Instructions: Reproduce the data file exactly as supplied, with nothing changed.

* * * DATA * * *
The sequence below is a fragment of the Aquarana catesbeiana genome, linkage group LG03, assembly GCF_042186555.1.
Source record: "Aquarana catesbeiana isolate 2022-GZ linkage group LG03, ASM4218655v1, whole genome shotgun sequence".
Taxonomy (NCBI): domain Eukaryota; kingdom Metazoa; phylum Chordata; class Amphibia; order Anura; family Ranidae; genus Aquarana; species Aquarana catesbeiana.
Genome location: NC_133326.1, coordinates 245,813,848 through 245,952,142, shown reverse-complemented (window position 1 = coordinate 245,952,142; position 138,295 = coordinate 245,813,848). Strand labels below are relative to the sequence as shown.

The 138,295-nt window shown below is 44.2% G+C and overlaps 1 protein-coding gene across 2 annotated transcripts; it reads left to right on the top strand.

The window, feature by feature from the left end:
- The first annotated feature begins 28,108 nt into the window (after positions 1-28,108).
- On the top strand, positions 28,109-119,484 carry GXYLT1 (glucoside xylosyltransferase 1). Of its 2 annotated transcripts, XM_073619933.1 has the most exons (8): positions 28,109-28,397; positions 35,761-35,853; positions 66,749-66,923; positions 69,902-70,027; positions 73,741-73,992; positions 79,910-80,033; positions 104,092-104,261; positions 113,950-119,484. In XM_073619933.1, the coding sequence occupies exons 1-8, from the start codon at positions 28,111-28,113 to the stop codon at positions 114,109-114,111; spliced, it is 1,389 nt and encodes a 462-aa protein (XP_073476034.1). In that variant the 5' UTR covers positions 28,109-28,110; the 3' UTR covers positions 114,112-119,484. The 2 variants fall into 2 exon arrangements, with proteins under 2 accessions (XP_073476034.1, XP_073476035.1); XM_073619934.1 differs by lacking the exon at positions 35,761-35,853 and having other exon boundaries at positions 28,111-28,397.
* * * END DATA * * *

The sequence below is a fragment of the Aquarana catesbeiana genome, linkage group LG03, assembly GCF_042186555.1.
Source record: "Aquarana catesbeiana isolate 2022-GZ linkage group LG03, ASM4218655v1, whole genome shotgun sequence".
Taxonomy (NCBI): domain Eukaryota; kingdom Metazoa; phylum Chordata; class Amphibia; order Anura; family Ranidae; genus Aquarana; species Aquarana catesbeiana.
Genome location: NC_133326.1, coordinates 245,813,848 through 245,952,142, shown reverse-complemented (window position 1 = coordinate 245,952,142; position 138,295 = coordinate 245,813,848). Strand labels below are relative to the sequence as shown.

The 138,295-nt window shown below is 44.2% G+C and overlaps 1 protein-coding gene across 2 annotated transcripts; it reads left to right on the top strand.

The window, feature by feature from the left end:
- The first annotated feature begins 28,108 nt into the window (after positions 1-28,108).
- On the top strand, positions 28,109-119,484 carry GXYLT1 (glucoside xylosyltransferase 1). Of its 2 annotated transcripts, XM_073619933.1 has the most exons (8): positions 28,109-28,397; positions 35,761-35,853; positions 66,749-66,923; positions 69,902-70,027; positions 73,741-73,992; positions 79,910-80,033; positions 104,092-104,261; positions 113,950-119,484. In XM_073619933.1, the coding sequence occupies exons 1-8, from the start codon at positions 28,111-28,113 to the stop codon at positions 114,109-114,111; spliced, it is 1,389 nt and encodes a 462-aa protein (XP_073476034.1). In that variant the 5' UTR covers positions 28,109-28,110; the 3' UTR covers positions 114,112-119,484. The 2 variants fall into 2 exon arrangements, with proteins under 2 accessions (XP_073476034.1, XP_073476035.1); XM_073619934.1 differs by lacking the exon at positions 35,761-35,853 and having other exon boundaries at positions 28,111-28,397.